Crazy cat lady stereotype ‘not supported by evidence’
The research comparing cat owners, dog owners and those with no pets was carried out at the University of California, Los Angeles.
There is no evidence to support the crazy cat lady stereotype that owners of the pets are disproportionately depressed, anxious or alone, according to new research.
Academics found that those who own felines did not report suffering adverse mental or social problems any more than those with dogs or no pets at all.
This is despite the fact that “cats and cat owners are regularly ascribed negative personality traits”, according to the study, which was carried out at the University of California, Los Angeles and published by the Royal Society.
It adds: “We found no evidence to support the ‘cat lady’ stereotype: cat owners did not differ from others on self-reported symptoms of depression, anxiety, or their experiences in close relationships.
“Our findings, therefore, do not fit with the notion of cat owners as more depressed, anxious and alone.”
Such stigma is not attached to dog ownership, according to the research.
Having a canine is “often viewed as healthy” and “beneficial in motivating owners to get extra physical activity”, it states.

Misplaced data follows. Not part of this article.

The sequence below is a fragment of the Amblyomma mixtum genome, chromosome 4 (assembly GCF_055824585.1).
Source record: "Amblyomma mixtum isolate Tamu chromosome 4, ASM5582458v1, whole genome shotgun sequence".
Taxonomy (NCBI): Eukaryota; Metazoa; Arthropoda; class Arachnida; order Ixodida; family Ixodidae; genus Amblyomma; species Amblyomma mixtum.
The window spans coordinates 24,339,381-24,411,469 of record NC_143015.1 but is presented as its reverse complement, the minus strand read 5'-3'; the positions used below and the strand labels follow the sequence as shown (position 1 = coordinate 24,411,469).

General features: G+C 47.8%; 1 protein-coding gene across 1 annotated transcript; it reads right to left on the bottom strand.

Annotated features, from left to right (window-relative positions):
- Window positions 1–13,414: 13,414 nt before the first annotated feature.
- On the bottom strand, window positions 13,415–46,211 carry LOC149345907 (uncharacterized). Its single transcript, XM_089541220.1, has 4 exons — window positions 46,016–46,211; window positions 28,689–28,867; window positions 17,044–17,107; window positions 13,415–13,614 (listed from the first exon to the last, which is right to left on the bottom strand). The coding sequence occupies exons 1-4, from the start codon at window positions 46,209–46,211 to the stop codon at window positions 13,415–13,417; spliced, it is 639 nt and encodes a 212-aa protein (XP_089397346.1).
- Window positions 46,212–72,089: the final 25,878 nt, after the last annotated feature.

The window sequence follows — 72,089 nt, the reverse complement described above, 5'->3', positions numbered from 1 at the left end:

The study also says that Facebook has previously published an analysis which found that people who posted photos of cats are more likely to be single than those who uploaded pictures of dogs.
It says that the social media platform’s research, which used data from 160,000 US users, also found that people posting cat images had 26 fewer Facebook friends than those uploading images of dogs.
The research also suggests that cat and dog owners are more sensitive than those without pets to noises from the animals which show they are experiencing a negative emotion.
“This may be because pet owners have more experience interacting with these animals, or because they are initially more responsive to these animals and therefore seek them as pets,” the study states.
In total 561 people took part in the study.